Loren Coleman is far and away the most prolific and well-known SynchroMystic on the web today. With over forty book titles to his credit, many of which are on the subject of cryptozoology (i.e., the study of alleged “hidden animals,” like “Big Foot” and the famed “Loch Ness Monster”), Coleman looms large on (what we might call) paranormal wavelengths.
For an introduction to the fascinating possibility that the world’s fauna include more species than those so-far cataloged and on display at your city menagerie, Coleman is the go-to guy.
Among his cryptozoological print offerings are Bigfoot! The True Story of Apes in America (New York: Paraview, 2003), Cryptozoology A to Z (with Jerome Clark, New York: Simon and Schuster, 1999), The Field Guide to Bigfoot and Other Mystery Primates (with Patrick Huyghe, New York: Anomalist, 2006), Monsters of Massachusetts (Mechanicsburg, PA: Stackpole, 2013), and Mysterious America (Kindle Edition, 2007).
Of primary interest to us here, however, are the industrious Mr. Coleman’s other, more Fortean and SynchroMystical, researches.
Prominent in this regard are his innumerable posts on the Twilight Language weblog, which boasts well over 4 million total visitors.
The site’s name is a reference to an obscure, symbol-infused “language” that has apparent connections with various, Eastern, religious concepts – especially in certain Buddhist sub-traditions. (See here.)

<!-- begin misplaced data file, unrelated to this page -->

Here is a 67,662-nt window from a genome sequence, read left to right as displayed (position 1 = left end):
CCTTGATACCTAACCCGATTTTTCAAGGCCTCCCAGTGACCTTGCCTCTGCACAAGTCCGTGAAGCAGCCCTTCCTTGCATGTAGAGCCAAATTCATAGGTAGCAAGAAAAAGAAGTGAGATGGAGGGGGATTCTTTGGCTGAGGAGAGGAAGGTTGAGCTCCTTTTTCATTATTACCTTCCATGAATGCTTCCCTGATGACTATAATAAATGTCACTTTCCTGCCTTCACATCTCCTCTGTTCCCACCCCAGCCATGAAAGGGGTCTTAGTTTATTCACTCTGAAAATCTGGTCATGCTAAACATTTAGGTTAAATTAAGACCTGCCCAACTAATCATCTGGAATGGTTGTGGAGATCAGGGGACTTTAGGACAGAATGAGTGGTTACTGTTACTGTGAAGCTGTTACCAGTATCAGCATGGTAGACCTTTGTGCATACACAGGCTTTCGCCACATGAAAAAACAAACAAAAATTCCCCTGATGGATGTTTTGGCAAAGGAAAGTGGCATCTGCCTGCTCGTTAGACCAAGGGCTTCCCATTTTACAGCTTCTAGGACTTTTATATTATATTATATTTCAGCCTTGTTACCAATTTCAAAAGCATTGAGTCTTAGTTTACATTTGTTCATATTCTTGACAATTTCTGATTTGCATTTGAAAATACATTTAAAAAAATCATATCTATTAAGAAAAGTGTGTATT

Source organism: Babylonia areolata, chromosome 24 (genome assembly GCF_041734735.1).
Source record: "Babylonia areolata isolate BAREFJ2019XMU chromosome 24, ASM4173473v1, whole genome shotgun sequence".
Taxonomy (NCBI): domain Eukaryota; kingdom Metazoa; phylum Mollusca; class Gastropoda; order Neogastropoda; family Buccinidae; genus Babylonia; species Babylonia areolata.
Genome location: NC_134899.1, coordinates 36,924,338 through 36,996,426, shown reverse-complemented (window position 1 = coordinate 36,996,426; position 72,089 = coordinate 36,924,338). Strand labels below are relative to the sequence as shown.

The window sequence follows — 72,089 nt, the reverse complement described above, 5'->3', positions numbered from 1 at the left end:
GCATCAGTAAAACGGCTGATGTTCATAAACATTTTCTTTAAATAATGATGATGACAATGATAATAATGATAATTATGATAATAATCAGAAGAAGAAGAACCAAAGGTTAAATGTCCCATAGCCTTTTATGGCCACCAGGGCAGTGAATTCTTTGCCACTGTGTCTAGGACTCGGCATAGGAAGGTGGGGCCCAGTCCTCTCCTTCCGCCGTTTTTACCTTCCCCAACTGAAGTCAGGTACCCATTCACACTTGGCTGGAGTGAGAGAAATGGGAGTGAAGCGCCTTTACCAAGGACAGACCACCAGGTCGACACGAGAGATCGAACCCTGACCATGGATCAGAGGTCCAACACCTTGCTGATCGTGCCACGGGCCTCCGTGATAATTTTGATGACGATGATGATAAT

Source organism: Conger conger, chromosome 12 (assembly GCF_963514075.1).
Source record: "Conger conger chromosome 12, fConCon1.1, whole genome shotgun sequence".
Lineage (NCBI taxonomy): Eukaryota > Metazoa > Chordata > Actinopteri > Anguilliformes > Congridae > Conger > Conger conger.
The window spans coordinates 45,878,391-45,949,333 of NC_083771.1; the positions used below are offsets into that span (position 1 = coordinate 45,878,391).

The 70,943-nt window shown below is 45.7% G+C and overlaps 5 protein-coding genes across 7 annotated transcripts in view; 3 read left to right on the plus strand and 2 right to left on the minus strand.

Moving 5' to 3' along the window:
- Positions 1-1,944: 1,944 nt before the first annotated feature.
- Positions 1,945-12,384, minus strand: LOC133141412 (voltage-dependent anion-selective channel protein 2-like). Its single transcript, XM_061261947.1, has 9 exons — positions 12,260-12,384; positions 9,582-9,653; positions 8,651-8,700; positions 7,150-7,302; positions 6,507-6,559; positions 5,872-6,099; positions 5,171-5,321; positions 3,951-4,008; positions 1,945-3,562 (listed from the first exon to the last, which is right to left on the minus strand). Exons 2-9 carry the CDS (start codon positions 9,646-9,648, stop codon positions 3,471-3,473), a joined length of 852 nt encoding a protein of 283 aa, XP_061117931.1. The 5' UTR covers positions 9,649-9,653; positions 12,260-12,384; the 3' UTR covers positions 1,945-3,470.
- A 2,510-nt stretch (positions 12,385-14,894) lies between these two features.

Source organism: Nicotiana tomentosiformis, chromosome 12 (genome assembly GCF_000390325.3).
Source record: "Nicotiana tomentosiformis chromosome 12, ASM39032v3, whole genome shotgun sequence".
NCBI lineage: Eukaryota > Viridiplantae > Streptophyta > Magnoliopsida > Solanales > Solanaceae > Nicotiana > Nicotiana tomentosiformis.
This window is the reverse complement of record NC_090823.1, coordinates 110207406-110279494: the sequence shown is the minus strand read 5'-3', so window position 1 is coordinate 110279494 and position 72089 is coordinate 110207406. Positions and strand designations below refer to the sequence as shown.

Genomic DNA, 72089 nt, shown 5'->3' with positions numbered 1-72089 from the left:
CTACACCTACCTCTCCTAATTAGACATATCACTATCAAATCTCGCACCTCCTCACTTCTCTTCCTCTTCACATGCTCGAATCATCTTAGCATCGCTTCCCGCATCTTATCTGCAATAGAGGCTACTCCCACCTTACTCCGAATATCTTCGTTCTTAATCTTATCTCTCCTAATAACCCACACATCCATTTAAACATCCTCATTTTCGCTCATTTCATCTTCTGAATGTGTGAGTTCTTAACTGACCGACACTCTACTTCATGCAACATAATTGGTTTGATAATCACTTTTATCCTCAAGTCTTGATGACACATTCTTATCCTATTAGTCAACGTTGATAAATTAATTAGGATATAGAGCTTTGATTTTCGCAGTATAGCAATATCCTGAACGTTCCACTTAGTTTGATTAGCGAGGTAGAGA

In his 2004 book, The Copycat Effect: How the Media and Popular Culture Trigger the Mayhem in Tomorrow’s Headlines (New York: Simon and Schuster), Coleman wrote:
“Twilight language” concerns, from psychology, the hidden significance of locations, dates, and other signs; from religious studies, the hidden symbolism that lies in the texture of the incidents; and, from criminology, the profiling insights that have revealed the ritualistic nature of certain crimes and violent incidents.
In Coleman’s estimation, these “hidden significances” are largely discovered (or masked) in “Lexi-Links” (from the Greek léxis, meaning “speech” or “word” and the English “link,” which obviously has to do with the component parts of a chain) or what he elsewhere calls “name games.”
By “name games,” the prodigious Coleman seems to designate odd name-related patterns, or synchronicities, that crop up in newsworthy events from election results and political happenings to school shootings, serial murders, and suicides. The latter seem to occupy a conspicuous place in his thinking, due to a past, personal tragedy. (Incidentally, Coleman identifies 18th-19th-century German writer and Freemason Johann Wolfgang Von Goethe’s 1774 The Sorrows of Young Werther, available in a Dover Thrift Edition, as something of a locus classicus for suicide “copycatting.”)
These bizarre interconnections are perhaps best illustrated as opposed to merely described. The best advice for a person just dipping her toes into this unconventional territory is to simply learn by meditating upon Coleman’s various examples, embedded in his books and online posts.
Coleman seems less concerned with speculating about the possible, metaphysical foundations of “synchronicity,” and more focused upon engaging in and writing about examples of SynchroMysticism. This is evident in his above-mentioned “blogging” activities, which treat faithful readers to a steady diet of curious associations lying beneath interesting, and often world-historic, news events.
To date, Loren Coleman’s major, written statement on these matters is contained in the engrossing, and previously cited, The Copycat Effect, to which interested visitors are referred for further information. Happy reading.